Behind the church a street begins leading to the Casas Colgadas, symbolic monuments in the city, which date from the 15th century. One of the houses contains the Museum of Spanish Abstract Art, one of the best in Spain. The wooden balconies of the Casas Colgadas hang over the course of the Huécar, but you have to cross the river to get one of the best panoramic views. On this bank, you can visit the city's Parador de Turismo the former convent of San Pablo. The chance to stay here can only be compared with the chance to taste the mouth-watering Conca recipes offered by its restaurant. "Zarajos" (roast lamb tripe), "morteruelo" (a kind of pâté served hot) or ajoarriero (cod stew) are some of the local dishes, to which can be added vegetable stews, roasts and river fish. Almonds, honey and figs are included in all kinds of imaginative cookery and make up the dessert known as "alajú" (a cake made of honey, figs and almonds).As for drinks, wines with the La Mancha Denomination of Origin and "resolí", a liqueur made with coffee, sugar and orange peel, are outstanding.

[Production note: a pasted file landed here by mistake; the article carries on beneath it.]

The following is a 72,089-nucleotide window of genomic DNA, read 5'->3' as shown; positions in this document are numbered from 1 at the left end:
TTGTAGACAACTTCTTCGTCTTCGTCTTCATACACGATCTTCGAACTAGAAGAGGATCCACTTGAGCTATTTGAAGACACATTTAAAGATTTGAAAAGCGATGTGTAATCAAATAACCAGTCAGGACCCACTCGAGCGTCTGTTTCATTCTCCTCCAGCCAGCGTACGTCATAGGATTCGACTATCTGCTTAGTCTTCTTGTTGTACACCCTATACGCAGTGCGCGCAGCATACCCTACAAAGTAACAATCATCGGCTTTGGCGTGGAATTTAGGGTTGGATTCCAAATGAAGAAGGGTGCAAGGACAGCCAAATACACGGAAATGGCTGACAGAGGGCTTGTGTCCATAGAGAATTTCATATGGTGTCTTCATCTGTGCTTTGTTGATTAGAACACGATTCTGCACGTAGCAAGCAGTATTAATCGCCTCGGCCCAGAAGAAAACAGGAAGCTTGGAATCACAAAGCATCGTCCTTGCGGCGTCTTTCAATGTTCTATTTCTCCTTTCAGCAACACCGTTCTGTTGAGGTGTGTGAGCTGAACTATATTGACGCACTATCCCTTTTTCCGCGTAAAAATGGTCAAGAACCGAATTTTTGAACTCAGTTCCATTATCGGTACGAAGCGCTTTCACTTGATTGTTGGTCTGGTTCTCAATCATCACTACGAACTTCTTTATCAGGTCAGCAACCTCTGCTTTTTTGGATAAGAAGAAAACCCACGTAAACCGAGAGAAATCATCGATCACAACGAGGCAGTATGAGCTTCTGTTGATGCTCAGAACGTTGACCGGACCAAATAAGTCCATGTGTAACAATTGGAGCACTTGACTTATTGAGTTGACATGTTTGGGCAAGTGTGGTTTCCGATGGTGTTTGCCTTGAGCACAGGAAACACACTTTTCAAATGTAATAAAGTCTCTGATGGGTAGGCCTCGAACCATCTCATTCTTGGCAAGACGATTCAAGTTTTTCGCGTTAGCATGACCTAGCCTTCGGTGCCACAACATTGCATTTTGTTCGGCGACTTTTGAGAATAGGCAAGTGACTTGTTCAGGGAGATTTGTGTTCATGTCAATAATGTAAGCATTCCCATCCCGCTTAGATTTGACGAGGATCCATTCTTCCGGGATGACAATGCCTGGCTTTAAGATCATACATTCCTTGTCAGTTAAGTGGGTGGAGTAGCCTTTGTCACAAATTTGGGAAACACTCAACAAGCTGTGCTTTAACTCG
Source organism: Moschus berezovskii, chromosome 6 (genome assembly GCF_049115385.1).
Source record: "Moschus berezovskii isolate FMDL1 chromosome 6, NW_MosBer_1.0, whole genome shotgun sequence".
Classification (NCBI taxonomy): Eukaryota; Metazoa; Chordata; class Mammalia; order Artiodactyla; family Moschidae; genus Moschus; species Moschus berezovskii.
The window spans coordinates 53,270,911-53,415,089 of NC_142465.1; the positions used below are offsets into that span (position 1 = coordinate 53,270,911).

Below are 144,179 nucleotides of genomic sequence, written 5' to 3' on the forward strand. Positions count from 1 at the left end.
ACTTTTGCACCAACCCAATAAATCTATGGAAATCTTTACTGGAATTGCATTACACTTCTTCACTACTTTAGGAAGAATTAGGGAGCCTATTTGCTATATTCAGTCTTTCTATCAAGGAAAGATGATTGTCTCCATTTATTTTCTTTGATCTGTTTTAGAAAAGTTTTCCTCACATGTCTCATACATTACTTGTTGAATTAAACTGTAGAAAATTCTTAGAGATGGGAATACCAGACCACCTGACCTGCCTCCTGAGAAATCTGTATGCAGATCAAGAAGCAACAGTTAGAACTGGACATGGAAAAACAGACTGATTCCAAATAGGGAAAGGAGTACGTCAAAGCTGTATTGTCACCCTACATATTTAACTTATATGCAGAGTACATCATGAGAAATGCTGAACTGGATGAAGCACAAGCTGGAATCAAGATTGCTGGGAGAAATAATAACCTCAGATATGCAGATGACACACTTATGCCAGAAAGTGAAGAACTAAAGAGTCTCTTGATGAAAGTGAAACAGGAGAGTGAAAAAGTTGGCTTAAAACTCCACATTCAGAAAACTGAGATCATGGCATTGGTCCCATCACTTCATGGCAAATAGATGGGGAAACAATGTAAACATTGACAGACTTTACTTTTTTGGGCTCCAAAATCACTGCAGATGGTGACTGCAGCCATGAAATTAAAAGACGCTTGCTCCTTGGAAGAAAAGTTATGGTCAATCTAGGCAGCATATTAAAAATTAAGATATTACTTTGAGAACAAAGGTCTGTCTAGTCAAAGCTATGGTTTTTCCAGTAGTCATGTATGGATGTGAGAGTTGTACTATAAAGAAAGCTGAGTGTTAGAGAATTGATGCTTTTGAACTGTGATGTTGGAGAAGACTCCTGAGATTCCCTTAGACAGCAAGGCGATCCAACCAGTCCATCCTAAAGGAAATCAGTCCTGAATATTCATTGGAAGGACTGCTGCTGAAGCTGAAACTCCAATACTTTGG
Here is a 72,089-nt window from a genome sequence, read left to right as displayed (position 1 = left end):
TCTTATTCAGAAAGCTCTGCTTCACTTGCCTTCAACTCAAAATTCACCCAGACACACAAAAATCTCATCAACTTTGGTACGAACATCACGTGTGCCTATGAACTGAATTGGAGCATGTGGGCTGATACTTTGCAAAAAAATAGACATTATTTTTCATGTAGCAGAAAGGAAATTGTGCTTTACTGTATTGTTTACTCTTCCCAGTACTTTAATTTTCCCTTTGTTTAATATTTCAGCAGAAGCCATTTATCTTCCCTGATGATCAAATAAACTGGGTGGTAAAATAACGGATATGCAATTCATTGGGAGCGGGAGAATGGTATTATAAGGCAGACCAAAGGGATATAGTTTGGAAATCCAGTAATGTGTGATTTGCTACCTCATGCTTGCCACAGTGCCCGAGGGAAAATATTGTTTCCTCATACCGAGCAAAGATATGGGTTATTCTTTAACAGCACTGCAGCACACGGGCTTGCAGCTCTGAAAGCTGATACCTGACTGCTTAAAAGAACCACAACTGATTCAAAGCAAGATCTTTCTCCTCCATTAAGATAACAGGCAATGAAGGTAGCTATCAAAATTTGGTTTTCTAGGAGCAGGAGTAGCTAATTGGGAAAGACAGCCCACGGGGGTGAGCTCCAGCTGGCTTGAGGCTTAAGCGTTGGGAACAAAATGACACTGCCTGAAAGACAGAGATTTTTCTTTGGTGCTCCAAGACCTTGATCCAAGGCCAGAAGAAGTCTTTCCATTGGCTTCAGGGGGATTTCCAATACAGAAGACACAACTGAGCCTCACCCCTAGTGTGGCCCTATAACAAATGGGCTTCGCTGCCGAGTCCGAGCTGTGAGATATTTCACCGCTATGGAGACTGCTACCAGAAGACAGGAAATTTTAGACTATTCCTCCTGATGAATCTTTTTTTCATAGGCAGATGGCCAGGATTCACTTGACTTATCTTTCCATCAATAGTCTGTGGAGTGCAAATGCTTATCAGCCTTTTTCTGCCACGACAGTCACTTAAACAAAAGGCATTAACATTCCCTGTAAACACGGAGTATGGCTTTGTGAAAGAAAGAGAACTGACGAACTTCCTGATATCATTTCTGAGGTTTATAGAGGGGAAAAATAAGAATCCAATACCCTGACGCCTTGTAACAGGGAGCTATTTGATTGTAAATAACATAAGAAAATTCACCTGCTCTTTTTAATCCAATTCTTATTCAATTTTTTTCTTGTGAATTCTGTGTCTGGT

Returning to the Cuenca urban layout, here you will find corners full of charm where there are fountains, little arches and narrow streets. Between the Cathedral and the Casas Colgadas we can also visit the Provincial Museum, the Casa del Curato, the Diocesan Museum and the Bishop's Palace.
On the way to the highest point in the city, interesting religious buildings like the churches of San Miguel, San Nicolás and San Pedro, and the hermitage of Nuestra Señora de las Angustias await. It is worth doing this tour when it is already dark and the whole city is lit up. Another possibility is to walk around the Rondas, paths offering the best views of the gorges and the city, integrated into the natural environment.
Places of Interest
A good time to go to Cuenca is during the Religious Music Week, a Festival of International Tourist Interest, which takes place at Easter. Music scholars, performers and enthusiasts come to the chosen venues like the Cuenca Auditorium, the church of San Miguel and the Museum of Spanish Abstract Art.